Program History

Applied Physiology Laboratory

In the late 1960’s, the Exercise Physiology laboratory was called the Applied Physiology laboratory.  In that timeframe, the Kent State University Faculty Exercise Program began evaluating the effect of exercise on serum cholesterol under the direction of Dr. Larry Golding. 

The current Exercise Physiology Laboratory was erected in 1979, also under the direction of Dr. Larry Golding who was joined by Dr. Wayne Sinning.  The main focus of the laboratory was human performance, protein supplementation, exercise testing, and body composition analysis. The laboratory was equipped with treadmills, cycle ergometers (Douglas bags and an array of equipment to evaluate metabolism), in addition to an underwater weighing tank, and an environmental chamber. During his tenure at Kent State University, Dr. Wayne Sinning organized YMCA workshops for certification of individuals to become Fitness Instructors. Since 1971, approximately 137 dissertations have been completed by over 11 graduate faculty.

Exercise Science

As Exercise Science was born out of physiology and physical education and it has become increasingly tied to the Allied Health Professions due to advancements in technology, the field has become more accreditation-oriented as well as specialized and has since moved away from physical education. This evolution has created the need for exercise science to become a new major with a new core which is more specific to the Allied Health Professional and the science of exercise physiology as a whole. Thus, in 2009, the Exercise Science major separated from Physical Education and become a stand-alone major. The purpose of this move was to create a new major with two Concentrations: a) Exercise Physiology or, b) Exercise Specialist.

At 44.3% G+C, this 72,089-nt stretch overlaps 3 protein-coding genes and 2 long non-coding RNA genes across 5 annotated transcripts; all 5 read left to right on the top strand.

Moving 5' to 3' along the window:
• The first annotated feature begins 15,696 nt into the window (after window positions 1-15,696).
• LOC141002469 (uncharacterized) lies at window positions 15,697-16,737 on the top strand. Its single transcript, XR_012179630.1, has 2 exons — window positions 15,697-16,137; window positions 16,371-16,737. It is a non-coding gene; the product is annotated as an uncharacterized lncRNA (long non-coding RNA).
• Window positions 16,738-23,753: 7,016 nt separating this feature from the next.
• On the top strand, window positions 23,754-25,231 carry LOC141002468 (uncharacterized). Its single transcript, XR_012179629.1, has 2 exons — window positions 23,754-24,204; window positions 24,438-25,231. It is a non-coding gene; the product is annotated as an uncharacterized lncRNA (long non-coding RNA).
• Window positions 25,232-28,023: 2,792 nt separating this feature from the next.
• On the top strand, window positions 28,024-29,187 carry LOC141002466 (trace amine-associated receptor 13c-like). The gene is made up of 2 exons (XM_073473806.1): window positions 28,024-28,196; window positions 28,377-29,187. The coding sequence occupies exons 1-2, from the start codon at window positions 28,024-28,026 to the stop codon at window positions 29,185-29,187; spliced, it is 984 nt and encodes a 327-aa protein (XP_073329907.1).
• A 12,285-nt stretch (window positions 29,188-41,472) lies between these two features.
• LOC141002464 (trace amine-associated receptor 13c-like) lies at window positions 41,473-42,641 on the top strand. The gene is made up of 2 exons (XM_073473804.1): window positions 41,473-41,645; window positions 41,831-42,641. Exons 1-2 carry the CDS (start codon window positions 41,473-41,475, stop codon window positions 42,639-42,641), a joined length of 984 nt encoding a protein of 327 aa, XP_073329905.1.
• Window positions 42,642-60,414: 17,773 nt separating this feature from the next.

In 2013, a third concentration, Pre-Physical Therapy/Occupational Therapy, was created.  In addition, the Exercise Sciences program at the undergraduate level has transitioned from the YMCA to ACSM CAAHEP Accreditation.

Continued Growth

Enrollment in the exercise science and exercise physiology programs has increased tremendously over the past 10 years.  Numerous factors likely contributed to this increase in enrollment especially the heightened visibility when the major separated from physical education and the addition of new faculty members Dr. Jacob Barkley (2006), Dr. Angela Ridgel (2008), Dr. John McDaniel (2010), Dr. J. Derek Kingsley (2013), Dr. Adam Jajtner (2016), and Dr. Meghan Magee (2023) which diversified the research opportunities offered to potential doctoral students. Currently, the program has approximately 350 undergraduate students, 25 masters students, and 20 doctoral students.

A hallway lined with framed photos of the doctoral students from the exercise science and exercise physiology programs.
The wall of 121 doctoral graduates in the Exercise Science and Exercise Physiology program, MACC Annex.